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Labour Board refuses to limit its discretion in related employer applications

October 28, 2003

Board says related employer declaration is appropriate even where the related employers have not performed work covered by the collective agreement

In the latest chapter of the turbulent reorganization of Ontario’s electrical power sector, the Ontario Labour Relations Board has refused to limit the exercise of its discretion in a related employer application to circumstances in which related employers have already carried out bargaining unit work.


In the aftermath of the break-up of Ontario Hydro, unions were faced with a splintered and confused array of successor companies and subsidiaries. Many of these companies refused to acknowledge that they were bound to the collective bargaining obligations of their predecessors.

The Canadian Union of Skilled Workers (“CUSW”), the Labourers’ International Union of North America, Local 1059 (“Labourers”), and the United Association of Journeymen and Apprentices of the Plumbing and Pipefitting Industry (“UA”) each brought related employer applications seeking to trace bargaining rights from the former Ontario Hydro to the various entities that have sprung from it, including Hydro One and its subsidiaries.

Under ss. 1(4) of the Labour Relations Act, 1995, where two or more companies carry on associated or related business activities under “common control or direction”, the Board has the discretion to treat them as a single employer. If the Board exercises this discretion, each related company is bound to the collective bargaining obligations of the other.

In this case, there was no question that Hydro One and its subsidiaries carried on related business activities under common control and direction. The critical issue was whether the Board should exercise its discretion and bind the various companies to collective bargaining.

The companies argued that because none of the subsidiaries had actually done work covered by the unions’ collective agreements, there had been no erosion of bargaining rights and the Board should not exercise its discretion.

The Board’s decision

The Board refused to limit the exercise of its discretion to circumstances where related employers had already carried out bargaining unit work. It preferred a more pro-active stance designed to protect bargaining rights into the future. The Board put the test in these terms:

The purpose of section 1(4) is to preserve the meaningful nature of bargaining rights. It serves to protect them from being deliberately subverted, or from being eroded by commercial decisions entirely divorced from labour relations considerations. It is therefore necessary for an applicant to demonstrate that there is either actual or potential erosion of those bargaining rights. In the context of a construction collective agreement, that means looking at the work claimed in or covered by that collective agreement. The erosion need only be minor or be only reasonably likely to happen. The claim to the work in the collective agreement need not be conclusive or obvious on its face. But there must be some actual or potential activity on the part of the related employer which could reasonably be said to fall within the scope of the applicant’s collective agreement.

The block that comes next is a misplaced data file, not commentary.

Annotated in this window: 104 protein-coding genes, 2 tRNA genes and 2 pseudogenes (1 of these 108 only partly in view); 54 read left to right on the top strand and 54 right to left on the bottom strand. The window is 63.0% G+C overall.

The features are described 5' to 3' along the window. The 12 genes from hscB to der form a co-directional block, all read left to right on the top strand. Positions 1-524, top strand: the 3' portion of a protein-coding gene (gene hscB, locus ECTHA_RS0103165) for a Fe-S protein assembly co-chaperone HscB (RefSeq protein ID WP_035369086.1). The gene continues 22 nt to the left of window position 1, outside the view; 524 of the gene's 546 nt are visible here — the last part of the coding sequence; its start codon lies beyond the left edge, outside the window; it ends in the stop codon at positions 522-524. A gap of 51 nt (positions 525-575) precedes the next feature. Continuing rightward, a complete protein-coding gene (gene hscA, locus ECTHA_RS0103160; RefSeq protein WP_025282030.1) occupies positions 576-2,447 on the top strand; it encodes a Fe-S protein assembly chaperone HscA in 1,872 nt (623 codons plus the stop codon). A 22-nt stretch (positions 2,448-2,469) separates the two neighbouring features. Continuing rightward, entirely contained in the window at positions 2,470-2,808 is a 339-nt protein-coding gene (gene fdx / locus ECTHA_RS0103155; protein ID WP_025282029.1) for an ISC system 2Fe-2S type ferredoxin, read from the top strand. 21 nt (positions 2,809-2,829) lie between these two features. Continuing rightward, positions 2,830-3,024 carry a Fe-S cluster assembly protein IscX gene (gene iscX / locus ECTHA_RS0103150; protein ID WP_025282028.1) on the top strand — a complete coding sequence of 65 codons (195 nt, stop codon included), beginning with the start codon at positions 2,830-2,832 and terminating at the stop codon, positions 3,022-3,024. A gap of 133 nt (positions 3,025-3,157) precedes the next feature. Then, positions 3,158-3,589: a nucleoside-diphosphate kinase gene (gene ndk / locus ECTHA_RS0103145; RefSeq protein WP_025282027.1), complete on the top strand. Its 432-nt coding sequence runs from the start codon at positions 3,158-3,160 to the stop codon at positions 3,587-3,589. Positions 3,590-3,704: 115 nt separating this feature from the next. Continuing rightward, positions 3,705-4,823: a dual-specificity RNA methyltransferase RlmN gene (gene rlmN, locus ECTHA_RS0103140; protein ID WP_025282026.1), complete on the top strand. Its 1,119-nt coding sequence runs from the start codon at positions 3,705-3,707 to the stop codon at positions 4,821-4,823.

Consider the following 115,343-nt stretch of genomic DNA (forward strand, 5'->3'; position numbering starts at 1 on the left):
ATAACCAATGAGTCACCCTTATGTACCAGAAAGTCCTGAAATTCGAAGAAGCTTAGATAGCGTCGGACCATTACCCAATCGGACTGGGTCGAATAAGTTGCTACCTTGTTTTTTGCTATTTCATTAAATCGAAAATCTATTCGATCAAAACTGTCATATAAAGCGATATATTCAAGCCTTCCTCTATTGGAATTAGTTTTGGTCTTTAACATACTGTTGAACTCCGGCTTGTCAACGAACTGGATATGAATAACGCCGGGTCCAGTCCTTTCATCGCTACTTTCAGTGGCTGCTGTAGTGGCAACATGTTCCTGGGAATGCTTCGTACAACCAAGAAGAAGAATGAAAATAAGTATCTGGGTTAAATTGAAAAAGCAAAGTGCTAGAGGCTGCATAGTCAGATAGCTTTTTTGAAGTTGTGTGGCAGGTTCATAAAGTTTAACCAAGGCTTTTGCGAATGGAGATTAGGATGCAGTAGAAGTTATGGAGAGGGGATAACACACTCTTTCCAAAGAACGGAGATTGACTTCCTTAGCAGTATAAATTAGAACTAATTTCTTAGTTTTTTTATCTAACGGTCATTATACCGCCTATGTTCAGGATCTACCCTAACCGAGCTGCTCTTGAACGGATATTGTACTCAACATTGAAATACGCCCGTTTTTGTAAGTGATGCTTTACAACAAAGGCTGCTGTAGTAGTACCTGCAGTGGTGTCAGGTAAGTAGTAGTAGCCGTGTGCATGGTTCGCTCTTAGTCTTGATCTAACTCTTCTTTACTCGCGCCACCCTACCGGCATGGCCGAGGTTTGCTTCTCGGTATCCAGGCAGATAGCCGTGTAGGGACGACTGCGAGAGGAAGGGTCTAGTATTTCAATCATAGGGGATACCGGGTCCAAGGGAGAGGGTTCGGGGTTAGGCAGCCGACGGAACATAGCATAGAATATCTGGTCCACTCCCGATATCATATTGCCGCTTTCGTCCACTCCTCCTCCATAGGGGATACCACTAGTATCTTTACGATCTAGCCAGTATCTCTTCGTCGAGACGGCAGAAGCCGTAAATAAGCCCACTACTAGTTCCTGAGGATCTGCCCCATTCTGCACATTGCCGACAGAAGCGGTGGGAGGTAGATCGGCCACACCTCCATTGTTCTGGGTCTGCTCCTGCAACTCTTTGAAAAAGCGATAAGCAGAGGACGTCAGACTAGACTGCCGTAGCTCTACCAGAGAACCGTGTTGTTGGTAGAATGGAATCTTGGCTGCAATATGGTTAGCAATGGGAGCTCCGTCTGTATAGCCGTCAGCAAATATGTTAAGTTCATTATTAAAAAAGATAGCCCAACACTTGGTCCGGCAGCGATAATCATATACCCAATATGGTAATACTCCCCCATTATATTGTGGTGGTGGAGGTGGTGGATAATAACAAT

In this case, the Board applied the test in a variety of contrasting circumstances, each of which provide insight into the threshold that must be met before the board will exercise its discretion. For example, one of the subsidiaries at issue was Hydro One Delivery Services Inc. (“HODS”). HODS had never done construction work of any sort, and the companies argued that it was pure speculation to inquire into the work it might do in the future.

The Board disagreed. HODS was set up, in part, to build transmission lines. The one project HODS had seriously explored was the construction of a transmission line across Lake Erie. Although the project was not carried out, the Board looked at the work that would have been involved in this project, as well as the work involved in building transmission lines in general, and found that it fell squarely within the jurisdiction of CUSW and the Labourers. In contrast, the Board found that it was difficult to envision that any of the plans HODS had considered would give rise to work falling under any of the UA’s collective agreements. The UA claimed work on transformer stations, but there was no evidence that HODS had ever contemplated constructing transformer stations. The UA also argued that there might be a toilet or drinking fountain installed at a converter station, but the board dismissed this as “pure speculation, with no evidentiary foundation whatsoever”. Thus, while the threshold is low, there must be some evidence supporting the union’s claim that bargaining rights may be eroded in the future.

The Board also held that, once it has determined that there has been some actual or reasonably foreseeable erosion of bargaining rights under one collective agreement, it will declare that all the bargaining rights held by the union apply to the related employer. In other words, a company cannot fracture a union’s bargaining rights by splintering off various aspects of its business into separate companies or subsidiaries.

Read the decision.


Lorne Richmond

Practice Areas

Construction Labour Relations, Labour Law